SSL is getting a lot of attention this year. First we experienced (and still are) Heartbleed. Then Google got serious, announcing a forced deprecation of SHA-1 signed certificates on an aggressive schedule. That was on the heels of an announcement offering a potential/future preference in ranking for SSL protected sites.
During a recent Down the Rabbithole Security Newscast, we explored the potential impact of requiring SSL on smaller sites. James Jardine (@JardineSoftware) pointed out that smaller, less technical shops face the hurdles of additional expense and experience to implement even a basic SSL certificate.
Then James made a bold suggestion:
“Smart hosting companies should just include the SSL certificate as part of the service. It shouldn’t increase the host costs by much, if any, since it sets them apart from those who don’t offer ‘free SSL.’ For us, maybe it’s a chance to shut down reliance on port 80.”
Security as a differentiator?
Evidenced during our discussion about Google’s decision to force the deprecation of SHA-1 signed certificates, sometimes the private sector moves to improve security without the need for complicated regulations and government intervention.
It boils down to considering the economics of different approaches to find the solutions that make a positive difference.
Again, Google serves as an example. A few years ago a number of security folks called on Google to make SSL the default. While a great idea, the early concern was the potential performance impact and resulting cost. Except Google tested it and reported the impact was negligible.
Now SSL is default for Google services.
Does giving SSL certificates away to Internet-hosted websites mean more security? And does it make security a true differentiator (at least in the short run)?
Seems James was right!
Not long after the discussion, Cloudflare announced plans to turn on SSL by default for anyone using their service.
Cloudflare is the first step. Here’s why this works for Certificate Authorities and hosting providers alike:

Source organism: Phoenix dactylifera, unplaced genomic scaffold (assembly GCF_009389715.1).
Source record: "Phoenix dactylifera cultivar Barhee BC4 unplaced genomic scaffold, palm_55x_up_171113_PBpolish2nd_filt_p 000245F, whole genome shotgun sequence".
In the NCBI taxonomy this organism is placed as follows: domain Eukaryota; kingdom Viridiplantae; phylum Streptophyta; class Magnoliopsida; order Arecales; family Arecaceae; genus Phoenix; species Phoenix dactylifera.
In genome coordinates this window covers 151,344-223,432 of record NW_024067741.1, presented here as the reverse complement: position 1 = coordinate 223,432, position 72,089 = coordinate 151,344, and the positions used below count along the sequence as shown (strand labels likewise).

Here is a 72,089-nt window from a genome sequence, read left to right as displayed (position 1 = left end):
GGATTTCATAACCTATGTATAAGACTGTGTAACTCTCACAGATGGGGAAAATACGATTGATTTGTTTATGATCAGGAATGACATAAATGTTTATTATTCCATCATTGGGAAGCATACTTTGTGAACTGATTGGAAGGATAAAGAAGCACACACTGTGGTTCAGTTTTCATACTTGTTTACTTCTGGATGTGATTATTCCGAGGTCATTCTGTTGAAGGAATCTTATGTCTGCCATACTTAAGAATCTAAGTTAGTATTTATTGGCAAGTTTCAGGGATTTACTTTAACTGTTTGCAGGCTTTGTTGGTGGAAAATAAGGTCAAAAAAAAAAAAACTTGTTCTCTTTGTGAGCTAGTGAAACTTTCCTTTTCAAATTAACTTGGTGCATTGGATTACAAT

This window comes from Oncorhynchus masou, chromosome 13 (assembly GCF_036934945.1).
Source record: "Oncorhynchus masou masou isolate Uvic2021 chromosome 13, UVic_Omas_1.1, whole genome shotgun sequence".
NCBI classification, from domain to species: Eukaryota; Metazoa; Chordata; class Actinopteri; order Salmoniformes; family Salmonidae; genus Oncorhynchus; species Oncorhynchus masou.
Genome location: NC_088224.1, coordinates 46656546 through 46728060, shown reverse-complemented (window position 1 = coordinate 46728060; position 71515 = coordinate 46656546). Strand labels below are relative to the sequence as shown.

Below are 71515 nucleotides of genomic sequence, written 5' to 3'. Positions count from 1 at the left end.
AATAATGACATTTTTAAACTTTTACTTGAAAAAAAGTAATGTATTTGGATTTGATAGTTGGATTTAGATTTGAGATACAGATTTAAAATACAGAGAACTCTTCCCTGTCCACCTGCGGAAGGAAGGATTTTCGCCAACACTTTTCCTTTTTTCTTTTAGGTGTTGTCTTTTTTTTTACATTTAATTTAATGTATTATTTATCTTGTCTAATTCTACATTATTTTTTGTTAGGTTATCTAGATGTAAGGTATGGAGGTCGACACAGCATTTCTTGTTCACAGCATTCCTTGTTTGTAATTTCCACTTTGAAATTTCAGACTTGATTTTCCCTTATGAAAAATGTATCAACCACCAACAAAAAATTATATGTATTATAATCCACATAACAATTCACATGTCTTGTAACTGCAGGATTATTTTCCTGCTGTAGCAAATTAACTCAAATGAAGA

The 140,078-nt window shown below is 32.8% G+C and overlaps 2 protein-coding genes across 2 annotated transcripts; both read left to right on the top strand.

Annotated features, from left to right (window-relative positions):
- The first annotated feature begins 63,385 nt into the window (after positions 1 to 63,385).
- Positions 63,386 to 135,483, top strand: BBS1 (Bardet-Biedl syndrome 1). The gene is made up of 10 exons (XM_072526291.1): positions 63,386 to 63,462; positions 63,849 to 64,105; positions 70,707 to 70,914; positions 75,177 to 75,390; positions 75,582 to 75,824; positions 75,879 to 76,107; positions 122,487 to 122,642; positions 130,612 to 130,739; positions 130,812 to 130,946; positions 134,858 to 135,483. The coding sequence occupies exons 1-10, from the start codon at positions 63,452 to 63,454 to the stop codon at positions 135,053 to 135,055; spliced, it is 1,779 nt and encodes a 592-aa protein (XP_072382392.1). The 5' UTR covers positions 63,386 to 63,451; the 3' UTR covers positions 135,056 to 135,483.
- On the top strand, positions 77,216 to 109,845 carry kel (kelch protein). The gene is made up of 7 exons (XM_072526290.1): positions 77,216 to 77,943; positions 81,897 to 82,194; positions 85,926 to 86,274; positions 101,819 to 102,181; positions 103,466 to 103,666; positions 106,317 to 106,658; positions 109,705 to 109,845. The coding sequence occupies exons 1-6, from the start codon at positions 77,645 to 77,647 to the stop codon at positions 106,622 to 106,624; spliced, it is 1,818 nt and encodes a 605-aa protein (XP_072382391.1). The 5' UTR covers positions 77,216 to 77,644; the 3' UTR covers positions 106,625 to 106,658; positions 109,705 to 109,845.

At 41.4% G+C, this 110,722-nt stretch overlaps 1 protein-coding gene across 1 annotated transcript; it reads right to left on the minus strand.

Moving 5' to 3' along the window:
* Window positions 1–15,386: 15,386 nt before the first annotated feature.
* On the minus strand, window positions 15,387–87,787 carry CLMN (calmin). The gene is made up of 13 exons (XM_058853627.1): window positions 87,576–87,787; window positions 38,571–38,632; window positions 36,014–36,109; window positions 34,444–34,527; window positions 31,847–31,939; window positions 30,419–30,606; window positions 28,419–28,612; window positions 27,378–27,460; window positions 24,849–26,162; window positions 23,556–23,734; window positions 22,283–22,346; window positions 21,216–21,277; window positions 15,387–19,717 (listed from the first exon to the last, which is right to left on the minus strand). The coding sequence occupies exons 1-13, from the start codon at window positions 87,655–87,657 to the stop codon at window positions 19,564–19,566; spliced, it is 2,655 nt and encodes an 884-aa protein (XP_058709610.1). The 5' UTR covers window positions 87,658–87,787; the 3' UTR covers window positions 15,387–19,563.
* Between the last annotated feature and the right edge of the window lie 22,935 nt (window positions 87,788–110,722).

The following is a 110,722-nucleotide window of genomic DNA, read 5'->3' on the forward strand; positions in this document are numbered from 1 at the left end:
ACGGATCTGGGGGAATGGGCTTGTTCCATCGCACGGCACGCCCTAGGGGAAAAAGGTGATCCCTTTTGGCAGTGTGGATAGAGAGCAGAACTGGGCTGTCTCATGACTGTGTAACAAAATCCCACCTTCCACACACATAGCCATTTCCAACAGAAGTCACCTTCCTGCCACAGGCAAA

- Basic certifications are low cost ($15/year or less retail -- with appropriate markup and revenue splits); including the certs should drive the real costs to pennies per month
- The installation process can be automated, further reducing complexity and cost
- The impact to the servers and services is negligible (as demonstrated by Google)
We’ve always wanted security to serve as a differentiator. Maybe this is a way to do it. The cost of basic SSL certs is easily automated and low cost. That means it’s either easy to absorb in the cost of operations -- especially if the scale increases. Or it means a slight overall increase that benefits everyone, for a lower price than any individual would be asked to pay.
The only potential snag -- for some hosting providers -- is whether they rely on unique IP addresses for their SSL certs. If they do, they may need to evaluate the time and effort of redesigning their solution to support Server Name Indication (SNI).
Don’t worry - this works for providers and vendors
More than the economics of scale, the real key is the inclusion and ease of use. At the base level, this makes it easy for Mom and Pop shops -- and nearly everyone -- to use SSL without needing to understand how it works under the hood.
James also points out the potential opportunity this creates to engage and educate people:
“In conjunction with incorporating SSL for little to no additional cost, we have an opportunity -- maybe an obligation -- to work with organizations and website owners to explain the benefit of SSL in a way they can understand. This matters even if they aren't collecting financial or other information.
For example, by finding an effective way to explain MITM, we can demonstrate how using SSL makes it harder for the attackers. Harder to intercept unencrypted traffic. Harder to insert malicious code in responses -- in an attempt to infect the visitors of the site.
The coupling of education with free SSL has the potential to make a dent in the work of attackers.”
This approach has upsides for vendors and providers, too. Deeper in the Cloudflare announcement is the option for their pro service. Coupling basic SSL with education is an opportunity to demonstrate the benefits of extended value (EV) certificates and other services.
Does SSL as the default make a difference?
If others build on the effort of CloudFlare (and James), SSL is the baseline. An improvement driven by the providers of the private sector and businesses that rely on them to explore different ways to get what they want.
Is this a step in the right direction? What do you think?
Join the discussion to share your experience and thoughts. Use the comments or take it to twitter (find me @catalyst).